Starbucks recently started using cochineal extract, which is made from crushed insects, as a food dye in products that are pink or red in color.
Starbucks spokesman Jim Olson said Starbucks switched from synthetic red dyes to the bug extract in response to customers who wanted Starbucks to use more natural ingredients whenever possible in Starbucks products.
“This is an alternative to other synthetic red dyes that are out there,” Olson said, adding that the product is commonly used in juices, yogurts and other products.
The ingredient change caught the attention of a vegan barista, who sent a copy of the ingredient list to a website called This Dish is Veg.
Change.org, an advocacy group, then launched a petition aiming to stop Starbucks from using the product.
Use of Cochineal Extract
Cochineal extract is the natural red dye made from insects in question. The "insect dye" is a scale insect from which the crimson color dye is derived. Cochineal is used to produce scarlet, orange and other red tints. While cochineal extract has been used for thousands of years, it has become commercially valuable again by companies looking for natural alternatives to synthetic dyes. Most consumers are unaware that the phrases "cochineal extract", "carmine", "crimson lake", "natural red 4", "C.I. 75470", "E120", or even "natural colouring" refer to a dye that is derived from an insect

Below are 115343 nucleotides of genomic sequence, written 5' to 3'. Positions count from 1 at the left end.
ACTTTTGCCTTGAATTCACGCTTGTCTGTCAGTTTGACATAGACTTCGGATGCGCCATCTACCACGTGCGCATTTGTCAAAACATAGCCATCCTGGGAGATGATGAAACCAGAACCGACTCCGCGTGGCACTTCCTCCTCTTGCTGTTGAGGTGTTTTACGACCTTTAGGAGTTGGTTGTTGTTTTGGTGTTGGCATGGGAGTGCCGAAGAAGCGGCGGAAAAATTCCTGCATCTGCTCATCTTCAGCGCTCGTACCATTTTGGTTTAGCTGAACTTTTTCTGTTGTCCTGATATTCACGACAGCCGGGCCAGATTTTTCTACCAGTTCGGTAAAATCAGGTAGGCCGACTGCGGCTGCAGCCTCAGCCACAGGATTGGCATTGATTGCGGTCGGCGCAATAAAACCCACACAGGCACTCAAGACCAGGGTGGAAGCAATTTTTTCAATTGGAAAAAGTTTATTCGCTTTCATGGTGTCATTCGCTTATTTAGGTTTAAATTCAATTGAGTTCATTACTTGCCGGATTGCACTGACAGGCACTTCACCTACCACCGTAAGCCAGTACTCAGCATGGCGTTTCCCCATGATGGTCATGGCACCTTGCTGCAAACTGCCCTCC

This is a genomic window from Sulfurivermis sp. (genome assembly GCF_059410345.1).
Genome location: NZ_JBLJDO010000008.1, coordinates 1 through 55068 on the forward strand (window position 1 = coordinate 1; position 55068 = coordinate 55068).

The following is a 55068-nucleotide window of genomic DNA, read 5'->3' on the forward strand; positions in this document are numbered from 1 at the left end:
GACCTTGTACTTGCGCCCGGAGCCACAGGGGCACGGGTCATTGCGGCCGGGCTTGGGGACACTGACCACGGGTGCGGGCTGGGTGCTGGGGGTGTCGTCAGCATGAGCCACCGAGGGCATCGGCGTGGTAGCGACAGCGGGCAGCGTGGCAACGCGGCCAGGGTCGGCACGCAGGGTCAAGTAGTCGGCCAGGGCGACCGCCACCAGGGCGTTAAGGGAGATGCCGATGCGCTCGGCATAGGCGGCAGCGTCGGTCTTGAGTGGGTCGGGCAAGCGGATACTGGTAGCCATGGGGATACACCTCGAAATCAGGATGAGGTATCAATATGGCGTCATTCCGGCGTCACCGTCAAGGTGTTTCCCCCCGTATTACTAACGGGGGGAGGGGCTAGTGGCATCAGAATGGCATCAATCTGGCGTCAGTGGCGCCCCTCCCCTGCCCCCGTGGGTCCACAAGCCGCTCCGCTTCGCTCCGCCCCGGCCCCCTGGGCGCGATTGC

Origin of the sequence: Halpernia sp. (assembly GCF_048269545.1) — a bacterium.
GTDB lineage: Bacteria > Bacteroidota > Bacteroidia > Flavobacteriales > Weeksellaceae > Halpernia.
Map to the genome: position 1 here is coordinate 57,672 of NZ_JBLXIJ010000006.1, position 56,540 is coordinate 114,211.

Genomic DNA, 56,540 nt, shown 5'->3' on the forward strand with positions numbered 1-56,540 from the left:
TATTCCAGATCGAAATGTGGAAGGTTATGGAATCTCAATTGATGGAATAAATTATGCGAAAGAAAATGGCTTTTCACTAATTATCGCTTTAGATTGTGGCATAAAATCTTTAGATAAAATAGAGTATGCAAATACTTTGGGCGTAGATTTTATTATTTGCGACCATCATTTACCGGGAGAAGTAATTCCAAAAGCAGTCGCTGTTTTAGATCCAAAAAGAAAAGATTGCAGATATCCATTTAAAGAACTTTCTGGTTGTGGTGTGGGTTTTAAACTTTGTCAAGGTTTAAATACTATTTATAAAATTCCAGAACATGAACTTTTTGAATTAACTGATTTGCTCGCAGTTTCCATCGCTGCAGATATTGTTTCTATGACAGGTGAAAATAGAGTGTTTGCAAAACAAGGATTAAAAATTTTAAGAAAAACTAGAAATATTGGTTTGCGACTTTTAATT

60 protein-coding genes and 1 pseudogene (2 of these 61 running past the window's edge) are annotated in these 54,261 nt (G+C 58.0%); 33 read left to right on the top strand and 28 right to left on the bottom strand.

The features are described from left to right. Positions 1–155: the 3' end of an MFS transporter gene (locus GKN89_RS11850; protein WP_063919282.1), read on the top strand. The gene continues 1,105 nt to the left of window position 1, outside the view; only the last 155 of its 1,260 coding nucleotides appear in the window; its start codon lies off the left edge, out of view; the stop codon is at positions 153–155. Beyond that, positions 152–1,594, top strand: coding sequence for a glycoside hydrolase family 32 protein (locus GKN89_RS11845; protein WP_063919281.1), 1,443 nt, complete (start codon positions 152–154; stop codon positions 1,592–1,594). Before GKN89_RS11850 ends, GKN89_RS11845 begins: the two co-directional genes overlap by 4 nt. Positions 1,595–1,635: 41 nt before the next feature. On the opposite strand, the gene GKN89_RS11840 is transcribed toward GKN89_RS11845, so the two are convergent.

In 2009 the Food and Drug Administration began requiring companies to tell customers when they are using cochineal extract in foods, citing the potential for allergic reactions. The move followed a push by the advocacy group Center for Science in the Public Interest.
Cochineal Extract Not Totally natural
To prepare the the powdered insect bodies are boiled in ammonia (a toxic chemical) or a sodium carbonate solution, the insoluble insect matter is removed by filtering, and alum is added to the clear salt solution of carminic acid to precipitate the red aluminium salt. Stannous chloride, citric acid, borax, or gelatin may be added to regulate the formation of the precipitate. For shades of purple, lime is added to the alum.
“We certainly respect and understand the interest this is getting, but cochineal extract is a very common ingredient in foods and juices and beverages,” Olson said.
Olsen added that Starbucks has no plans to move to a different ingredient at this time.